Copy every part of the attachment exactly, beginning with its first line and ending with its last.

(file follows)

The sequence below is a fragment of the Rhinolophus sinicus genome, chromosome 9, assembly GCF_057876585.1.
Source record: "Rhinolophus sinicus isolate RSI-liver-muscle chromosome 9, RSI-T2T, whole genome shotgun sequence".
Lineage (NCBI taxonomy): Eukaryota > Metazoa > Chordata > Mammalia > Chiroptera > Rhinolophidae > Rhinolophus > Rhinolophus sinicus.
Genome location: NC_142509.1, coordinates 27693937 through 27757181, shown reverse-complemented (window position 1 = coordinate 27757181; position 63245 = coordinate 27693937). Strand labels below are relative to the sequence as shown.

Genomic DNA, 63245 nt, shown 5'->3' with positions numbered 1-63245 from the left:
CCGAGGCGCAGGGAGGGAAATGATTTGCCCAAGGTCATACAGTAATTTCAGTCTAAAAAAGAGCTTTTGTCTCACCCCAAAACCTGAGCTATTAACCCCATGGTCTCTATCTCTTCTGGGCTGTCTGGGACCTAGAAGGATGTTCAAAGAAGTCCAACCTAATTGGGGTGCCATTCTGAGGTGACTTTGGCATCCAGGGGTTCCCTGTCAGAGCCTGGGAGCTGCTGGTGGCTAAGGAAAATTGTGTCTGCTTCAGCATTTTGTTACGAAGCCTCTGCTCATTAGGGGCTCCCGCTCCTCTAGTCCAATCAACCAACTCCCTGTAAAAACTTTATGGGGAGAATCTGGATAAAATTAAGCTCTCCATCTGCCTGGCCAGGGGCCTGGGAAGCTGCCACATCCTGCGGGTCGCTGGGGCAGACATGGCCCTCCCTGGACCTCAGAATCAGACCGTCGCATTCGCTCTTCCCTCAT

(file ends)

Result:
The sequence below is a fragment of the Rhinolophus sinicus genome, chromosome 9, assembly GCF_057876585.1.
Source record: "Rhinolophus sinicus isolate RSI-liver-muscle chromosome 9, RSI-T2T, whole genome shotgun sequence".
Lineage (NCBI taxonomy): Eukaryota > Metazoa > Chordata > Mammalia > Chiroptera > Rhinolophidae > Rhinolophus > Rhinolophus sinicus.
Genome location: NC_142509.1, coordinates 27693937 through 27757181, shown reverse-complemented (window position 1 = coordinate 27757181; position 63245 = coordinate 27693937). Strand labels below are relative to the sequence as shown.

Genomic DNA, 63245 nt, shown 5'->3' with positions numbered 1-63245 from the left:
CCGAGGCGCAGGGAGGGAAATGATTTGCCCAAGGTCATACAGTAATTTCAGTCTAAAAAAGAGCTTTTGTCTCACCCCAAAACCTGAGCTATTAACCCCATGGTCTCTATCTCTTCTGGGCTGTCTGGGACCTAGAAGGATGTTCAAAGAAGTCCAACCTAATTGGGGTGCCATTCTGAGGTGACTTTGGCATCCAGGGGTTCCCTGTCAGAGCCTGGGAGCTGCTGGTGGCTAAGGAAAATTGTGTCTGCTTCAGCATTTTGTTACGAAGCCTCTGCTCATTAGGGGCTCCCGCTCCTCTAGTCCAATCAACCAACTCCCTGTAAAAACTTTATGGGGAGAATCTGGATAAAATTAAGCTCTCCATCTGCCTGGCCAGGGGCCTGGGAAGCTGCCACATCCTGCGGGTCGCTGGGGCAGACATGGCCCTCCCTGGACCTCAGAATCAGACCGTCGCATTCGCTCTTCCCTCAT